Do The Math
Inactivity + Idleness = Lethal Laziness
“Secretly, he plotted a post-election hunting trip to Mississippi…. It was not blood he craved, so much as exercise. His left leg had now healed, but he was lame from the wheelchair, and his girth was increasing. He felt he might turn fat to muscle with a few days violent activity. The alternative method of losing weight did not seem to occur to him: he continued to eat hardily three times a day. A guest at lunch noticed that waiters were all always moving towards the President.” So writes Edmund Morris, author of Theodore Rex, of Theodore Roosevelt in 1902.
Theodore Roosevelt was the most active president we ever had, however, when forced into inactivity he fell into a dangerous trap. I now know not only how he felt, but also easily understand the terrible consequences of the web of welfare. We have all heard of families, two, three and four generations whose entire lives have been spent on government handouts. Once one goes down that road—especially under a government that strongly encourages it—it is easy to see how one falls into the trap of inactivity and idleness, which leads to lethal laziness destroying all initiative. I have now personally experienced, in a small measure, the tangled web of inactivity. Because of this I can see how easily one can adapt to doing absolutely nothing as long as someone else takes care of them.
Most of you know of my emergency operation in September 2010. I didn’t realize how serious this operation actually was until I found out much later that the survival rate is somewhere from 10 percent to 20 percent, which means for every 10 people who wind up on the operating table only one, at the most two, make it into intensive care and subsequent recovery. So needless to say I feel truly blessed and fortunate. In fact, if I believed there really was such a thing as luck, I would be buying lottery tickets. But I don’t, so I don’t.
For my recuperation period, which would be a minimum of 3 months, my orders were basically no physical activity. I especially was warned about putting any stress on either of my arms and gradually working up to no more than 5 pounds. Now at first three months of having to do nothing sounds attractive. However, this precluded participation in two of my three favorite wintertime indoor activities—namely casting bullets and loading ammunition. Whether tapping open bullet molds or operating a loading press handle, the results would be the same, too much stress on my arms which could affect the healing of my sternum which had been cut totally open.
At least I could read! Well, within limits as the old eyes do not appreciate staring at a printed page all day like they used to. Since this was forced activity for a long period of time, I felt I needed to read something more than just the time-killing Western paperback that always accompanied me in the days when I was still flying. So for the past several months I have been reading from Winston Churchill’s 4-volume set History of the English Speaking Peoples and the Edmund Morris Theodore Roosevelt trilogy. If I couldn’t do anything productive, I could at least spend my time learning something.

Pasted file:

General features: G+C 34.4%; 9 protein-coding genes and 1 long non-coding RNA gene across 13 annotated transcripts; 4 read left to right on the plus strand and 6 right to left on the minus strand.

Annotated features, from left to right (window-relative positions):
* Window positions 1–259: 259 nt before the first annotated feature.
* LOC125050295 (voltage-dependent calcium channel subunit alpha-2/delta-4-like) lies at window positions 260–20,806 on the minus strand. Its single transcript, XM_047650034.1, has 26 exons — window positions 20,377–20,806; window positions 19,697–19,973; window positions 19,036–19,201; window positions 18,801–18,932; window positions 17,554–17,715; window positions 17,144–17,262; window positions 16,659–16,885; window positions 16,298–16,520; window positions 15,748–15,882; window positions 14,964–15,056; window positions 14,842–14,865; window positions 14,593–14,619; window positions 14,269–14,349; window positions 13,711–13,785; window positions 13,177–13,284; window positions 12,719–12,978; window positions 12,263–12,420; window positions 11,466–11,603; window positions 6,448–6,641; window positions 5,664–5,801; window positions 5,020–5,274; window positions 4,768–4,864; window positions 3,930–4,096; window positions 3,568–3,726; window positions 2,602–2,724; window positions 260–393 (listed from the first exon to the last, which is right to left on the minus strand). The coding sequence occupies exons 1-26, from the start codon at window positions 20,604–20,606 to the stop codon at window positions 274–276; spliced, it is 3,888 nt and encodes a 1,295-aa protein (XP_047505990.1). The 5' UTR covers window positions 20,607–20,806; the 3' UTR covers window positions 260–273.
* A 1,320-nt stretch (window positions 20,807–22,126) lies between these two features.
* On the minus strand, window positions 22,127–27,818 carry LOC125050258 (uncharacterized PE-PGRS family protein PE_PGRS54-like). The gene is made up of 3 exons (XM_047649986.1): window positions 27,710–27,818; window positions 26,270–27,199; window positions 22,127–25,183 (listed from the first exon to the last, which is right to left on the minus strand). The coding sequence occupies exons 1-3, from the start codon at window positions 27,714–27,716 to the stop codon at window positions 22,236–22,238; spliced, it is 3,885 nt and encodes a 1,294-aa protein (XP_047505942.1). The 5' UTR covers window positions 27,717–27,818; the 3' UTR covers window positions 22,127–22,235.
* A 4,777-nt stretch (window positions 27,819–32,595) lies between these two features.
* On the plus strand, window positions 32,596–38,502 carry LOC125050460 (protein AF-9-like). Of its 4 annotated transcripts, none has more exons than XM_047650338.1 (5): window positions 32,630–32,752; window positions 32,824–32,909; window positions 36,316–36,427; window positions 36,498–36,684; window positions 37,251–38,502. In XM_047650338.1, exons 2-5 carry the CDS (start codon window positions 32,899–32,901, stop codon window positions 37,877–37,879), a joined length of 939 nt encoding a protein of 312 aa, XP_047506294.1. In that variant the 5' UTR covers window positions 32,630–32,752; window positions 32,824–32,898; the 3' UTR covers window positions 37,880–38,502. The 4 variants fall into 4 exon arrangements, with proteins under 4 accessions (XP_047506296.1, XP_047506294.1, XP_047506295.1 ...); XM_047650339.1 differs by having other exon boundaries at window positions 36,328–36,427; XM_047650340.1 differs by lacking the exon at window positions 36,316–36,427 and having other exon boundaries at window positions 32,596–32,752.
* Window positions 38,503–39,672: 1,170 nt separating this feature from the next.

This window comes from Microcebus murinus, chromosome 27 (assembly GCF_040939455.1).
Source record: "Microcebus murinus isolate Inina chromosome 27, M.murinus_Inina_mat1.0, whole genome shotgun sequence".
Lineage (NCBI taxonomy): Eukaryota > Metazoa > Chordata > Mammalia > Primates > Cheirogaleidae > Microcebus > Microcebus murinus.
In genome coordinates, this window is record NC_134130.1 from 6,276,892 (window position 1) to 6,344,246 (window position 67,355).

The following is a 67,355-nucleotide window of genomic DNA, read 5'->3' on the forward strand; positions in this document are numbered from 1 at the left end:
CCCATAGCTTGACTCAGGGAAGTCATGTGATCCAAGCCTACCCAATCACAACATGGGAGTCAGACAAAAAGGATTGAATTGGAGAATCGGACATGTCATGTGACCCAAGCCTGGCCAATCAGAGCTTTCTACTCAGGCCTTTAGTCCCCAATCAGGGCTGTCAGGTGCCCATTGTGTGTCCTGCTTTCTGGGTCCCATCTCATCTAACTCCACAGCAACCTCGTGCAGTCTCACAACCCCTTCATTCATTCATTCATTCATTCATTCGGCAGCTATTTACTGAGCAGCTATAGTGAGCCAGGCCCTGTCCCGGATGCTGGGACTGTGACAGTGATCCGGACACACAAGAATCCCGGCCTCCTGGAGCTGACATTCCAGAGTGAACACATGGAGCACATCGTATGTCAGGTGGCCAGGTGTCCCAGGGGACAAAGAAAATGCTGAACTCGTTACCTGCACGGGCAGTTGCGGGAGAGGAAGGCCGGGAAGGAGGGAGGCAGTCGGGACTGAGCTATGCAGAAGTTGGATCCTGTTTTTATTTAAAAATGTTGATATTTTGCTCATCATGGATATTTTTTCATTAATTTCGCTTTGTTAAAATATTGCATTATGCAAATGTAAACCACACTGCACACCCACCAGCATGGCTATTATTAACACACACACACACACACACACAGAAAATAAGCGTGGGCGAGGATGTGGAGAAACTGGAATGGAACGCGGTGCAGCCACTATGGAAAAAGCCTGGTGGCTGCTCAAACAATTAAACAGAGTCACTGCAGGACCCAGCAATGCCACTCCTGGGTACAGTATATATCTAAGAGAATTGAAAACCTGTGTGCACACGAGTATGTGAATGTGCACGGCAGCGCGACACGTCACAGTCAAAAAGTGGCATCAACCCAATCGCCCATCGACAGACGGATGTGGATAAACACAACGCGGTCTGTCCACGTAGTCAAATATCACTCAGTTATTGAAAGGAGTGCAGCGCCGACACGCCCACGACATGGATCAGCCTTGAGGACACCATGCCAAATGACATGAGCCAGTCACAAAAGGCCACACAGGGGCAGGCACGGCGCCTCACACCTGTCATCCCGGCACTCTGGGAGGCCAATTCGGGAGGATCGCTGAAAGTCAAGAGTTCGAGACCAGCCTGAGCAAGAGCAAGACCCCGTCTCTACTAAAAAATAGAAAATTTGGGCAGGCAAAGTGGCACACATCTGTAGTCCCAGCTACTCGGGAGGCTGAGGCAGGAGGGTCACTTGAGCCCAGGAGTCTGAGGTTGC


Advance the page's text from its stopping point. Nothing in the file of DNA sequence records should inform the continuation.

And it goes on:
A great change has come over me during this time of forced idleness; I have found myself becoming exceptionally lazy. All of my life I have been very active in many ways, however it did not take long for inactivity to change this. This is written on Dec. 15, one week short of my 3-month recuperating. It has taken me nearly 3 weeks to actually call upon enough energy to sit down at the computer and actually do something. Yes, I can definitely now understand how easily people are trapped and destroyed by the nanny state. Fortunately for me, I always like to stay ahead so there will be no holes showing up in my writing assignments for both this magazine and American Handgunner.
Now everything concerned with my inactivity has definitely not been negative. I have spent more time visiting with friends and family. After both magazines posted what had happened to me, the flood of e-mails, cards, letters and phone calls began. These were not only encouraging but also helped to pass a great deal of time and I thank all readers who helped with my recovery. On the opposite face of the coin we find one major danger such as that faced by Theodore Roosevelt more than 100 years ago. There is no way I could ever come close to being as active as he was, in fact he basically wore out his body by the age of 60, however we both faced the problem of inactivity leading to eating too much. He bulked up and fortunately I did not.